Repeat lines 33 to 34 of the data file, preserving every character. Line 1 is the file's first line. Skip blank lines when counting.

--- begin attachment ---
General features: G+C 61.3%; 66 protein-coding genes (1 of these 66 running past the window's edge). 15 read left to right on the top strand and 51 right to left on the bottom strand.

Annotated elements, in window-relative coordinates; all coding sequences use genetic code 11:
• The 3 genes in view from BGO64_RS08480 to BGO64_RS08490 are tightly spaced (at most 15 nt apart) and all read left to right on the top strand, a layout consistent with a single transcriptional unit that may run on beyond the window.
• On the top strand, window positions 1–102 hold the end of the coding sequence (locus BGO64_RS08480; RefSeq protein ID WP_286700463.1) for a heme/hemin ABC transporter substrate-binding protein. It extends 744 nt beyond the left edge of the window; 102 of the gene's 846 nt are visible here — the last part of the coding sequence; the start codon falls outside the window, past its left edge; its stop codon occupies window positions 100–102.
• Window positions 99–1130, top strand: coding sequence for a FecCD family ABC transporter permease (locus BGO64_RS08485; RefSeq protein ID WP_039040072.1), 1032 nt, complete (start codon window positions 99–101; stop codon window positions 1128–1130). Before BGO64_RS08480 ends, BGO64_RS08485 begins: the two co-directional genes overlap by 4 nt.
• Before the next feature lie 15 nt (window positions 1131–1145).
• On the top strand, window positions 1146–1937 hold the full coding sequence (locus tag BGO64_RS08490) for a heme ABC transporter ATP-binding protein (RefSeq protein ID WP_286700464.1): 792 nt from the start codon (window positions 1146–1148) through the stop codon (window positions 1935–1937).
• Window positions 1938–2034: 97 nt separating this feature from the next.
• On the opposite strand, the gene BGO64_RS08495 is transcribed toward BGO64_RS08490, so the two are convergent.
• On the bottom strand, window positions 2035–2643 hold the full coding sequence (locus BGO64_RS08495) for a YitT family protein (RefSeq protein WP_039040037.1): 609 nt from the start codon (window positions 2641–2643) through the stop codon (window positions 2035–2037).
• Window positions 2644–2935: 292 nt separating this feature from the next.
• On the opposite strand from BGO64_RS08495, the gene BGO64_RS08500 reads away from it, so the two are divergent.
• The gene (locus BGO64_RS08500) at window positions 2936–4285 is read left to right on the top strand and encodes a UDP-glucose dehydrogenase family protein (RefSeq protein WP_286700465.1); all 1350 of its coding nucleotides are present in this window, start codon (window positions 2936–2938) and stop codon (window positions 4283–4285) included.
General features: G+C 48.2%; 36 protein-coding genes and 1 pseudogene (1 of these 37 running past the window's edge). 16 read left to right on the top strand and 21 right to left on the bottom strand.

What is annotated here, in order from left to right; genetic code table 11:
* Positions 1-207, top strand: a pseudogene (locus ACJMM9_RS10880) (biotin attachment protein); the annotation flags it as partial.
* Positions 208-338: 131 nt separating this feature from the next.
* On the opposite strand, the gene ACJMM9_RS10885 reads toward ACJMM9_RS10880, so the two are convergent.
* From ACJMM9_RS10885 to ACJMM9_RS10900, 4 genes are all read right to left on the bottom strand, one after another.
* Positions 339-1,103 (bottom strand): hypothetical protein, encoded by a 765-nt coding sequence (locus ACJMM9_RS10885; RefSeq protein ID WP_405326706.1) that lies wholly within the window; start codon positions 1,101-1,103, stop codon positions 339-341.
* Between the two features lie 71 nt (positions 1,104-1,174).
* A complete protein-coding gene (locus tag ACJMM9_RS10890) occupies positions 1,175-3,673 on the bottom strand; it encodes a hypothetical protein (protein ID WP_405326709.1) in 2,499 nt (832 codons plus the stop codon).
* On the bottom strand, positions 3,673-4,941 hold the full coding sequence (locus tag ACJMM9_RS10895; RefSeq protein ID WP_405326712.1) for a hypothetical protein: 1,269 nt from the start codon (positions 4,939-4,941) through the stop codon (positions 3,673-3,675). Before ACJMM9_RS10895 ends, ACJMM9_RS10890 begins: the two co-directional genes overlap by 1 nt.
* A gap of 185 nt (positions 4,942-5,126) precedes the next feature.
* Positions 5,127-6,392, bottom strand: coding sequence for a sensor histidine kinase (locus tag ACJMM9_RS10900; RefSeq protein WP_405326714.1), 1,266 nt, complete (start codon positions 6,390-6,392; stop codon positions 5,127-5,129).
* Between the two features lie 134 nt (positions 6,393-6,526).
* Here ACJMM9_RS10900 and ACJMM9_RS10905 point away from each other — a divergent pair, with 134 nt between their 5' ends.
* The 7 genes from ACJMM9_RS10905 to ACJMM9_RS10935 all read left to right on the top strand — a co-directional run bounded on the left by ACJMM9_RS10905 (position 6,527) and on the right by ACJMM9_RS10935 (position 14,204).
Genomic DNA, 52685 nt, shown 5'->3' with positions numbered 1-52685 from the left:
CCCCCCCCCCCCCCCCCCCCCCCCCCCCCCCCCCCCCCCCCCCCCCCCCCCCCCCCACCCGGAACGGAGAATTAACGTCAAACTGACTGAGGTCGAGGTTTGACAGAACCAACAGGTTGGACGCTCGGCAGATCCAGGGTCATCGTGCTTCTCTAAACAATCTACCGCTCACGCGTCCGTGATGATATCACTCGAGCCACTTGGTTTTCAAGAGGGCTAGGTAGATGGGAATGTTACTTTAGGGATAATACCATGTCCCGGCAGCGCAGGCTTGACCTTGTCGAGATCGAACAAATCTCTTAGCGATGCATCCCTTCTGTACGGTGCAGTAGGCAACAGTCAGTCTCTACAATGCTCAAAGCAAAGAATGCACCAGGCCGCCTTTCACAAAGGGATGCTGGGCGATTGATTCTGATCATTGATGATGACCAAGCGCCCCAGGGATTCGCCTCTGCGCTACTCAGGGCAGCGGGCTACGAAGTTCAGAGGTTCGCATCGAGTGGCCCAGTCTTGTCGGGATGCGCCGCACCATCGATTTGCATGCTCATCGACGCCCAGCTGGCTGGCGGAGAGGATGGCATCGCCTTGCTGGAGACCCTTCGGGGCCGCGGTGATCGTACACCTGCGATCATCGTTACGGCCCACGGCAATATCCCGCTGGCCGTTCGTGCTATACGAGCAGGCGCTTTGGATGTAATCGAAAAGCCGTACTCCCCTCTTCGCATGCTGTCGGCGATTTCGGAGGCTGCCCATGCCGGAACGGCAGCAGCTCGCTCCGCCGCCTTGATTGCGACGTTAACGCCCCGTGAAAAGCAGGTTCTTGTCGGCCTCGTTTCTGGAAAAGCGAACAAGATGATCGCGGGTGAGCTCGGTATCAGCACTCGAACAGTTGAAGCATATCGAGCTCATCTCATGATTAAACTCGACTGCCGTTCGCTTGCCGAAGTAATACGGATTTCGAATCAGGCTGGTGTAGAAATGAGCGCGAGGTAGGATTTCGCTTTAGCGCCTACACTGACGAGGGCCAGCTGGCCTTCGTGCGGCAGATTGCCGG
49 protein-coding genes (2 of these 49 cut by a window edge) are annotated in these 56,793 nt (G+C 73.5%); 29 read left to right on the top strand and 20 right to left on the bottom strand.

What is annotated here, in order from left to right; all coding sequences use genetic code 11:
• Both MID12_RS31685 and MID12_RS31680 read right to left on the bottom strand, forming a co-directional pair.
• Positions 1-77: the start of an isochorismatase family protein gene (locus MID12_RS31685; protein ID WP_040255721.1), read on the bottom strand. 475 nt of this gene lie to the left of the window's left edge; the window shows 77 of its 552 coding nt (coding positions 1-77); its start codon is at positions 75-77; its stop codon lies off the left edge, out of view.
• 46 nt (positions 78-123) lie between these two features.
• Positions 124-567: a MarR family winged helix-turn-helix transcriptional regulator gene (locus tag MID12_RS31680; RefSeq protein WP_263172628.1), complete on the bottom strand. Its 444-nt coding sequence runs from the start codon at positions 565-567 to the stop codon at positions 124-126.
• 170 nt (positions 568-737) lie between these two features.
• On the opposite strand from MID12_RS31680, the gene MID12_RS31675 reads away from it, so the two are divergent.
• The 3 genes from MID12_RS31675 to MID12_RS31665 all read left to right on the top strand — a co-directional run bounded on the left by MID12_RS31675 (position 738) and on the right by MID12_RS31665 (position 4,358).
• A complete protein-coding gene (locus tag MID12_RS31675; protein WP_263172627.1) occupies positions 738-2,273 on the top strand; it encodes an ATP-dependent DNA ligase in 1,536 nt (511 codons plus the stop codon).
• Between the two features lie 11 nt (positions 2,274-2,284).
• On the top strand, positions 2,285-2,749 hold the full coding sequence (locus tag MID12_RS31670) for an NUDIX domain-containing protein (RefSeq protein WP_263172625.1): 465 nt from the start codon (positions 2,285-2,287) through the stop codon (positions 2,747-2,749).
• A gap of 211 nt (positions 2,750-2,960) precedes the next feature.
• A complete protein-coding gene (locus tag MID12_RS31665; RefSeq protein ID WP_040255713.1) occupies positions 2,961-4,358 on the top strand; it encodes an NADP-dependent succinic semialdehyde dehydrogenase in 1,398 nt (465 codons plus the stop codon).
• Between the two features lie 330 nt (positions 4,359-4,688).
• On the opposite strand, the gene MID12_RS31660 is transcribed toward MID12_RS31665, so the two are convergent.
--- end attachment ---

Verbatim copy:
• Both MID12_RS31685 and MID12_RS31680 read right to left on the bottom strand, forming a co-directional pair.
• Positions 1-77: the start of an isochorismatase family protein gene (locus MID12_RS31685; protein ID WP_040255721.1), read on the bottom strand. 475 nt of this gene lie to the left of the window's left edge; the window shows 77 of its 552 coding nt (coding positions 1-77); its start codon is at positions 75-77; its stop codon lies off the left edge, out of view.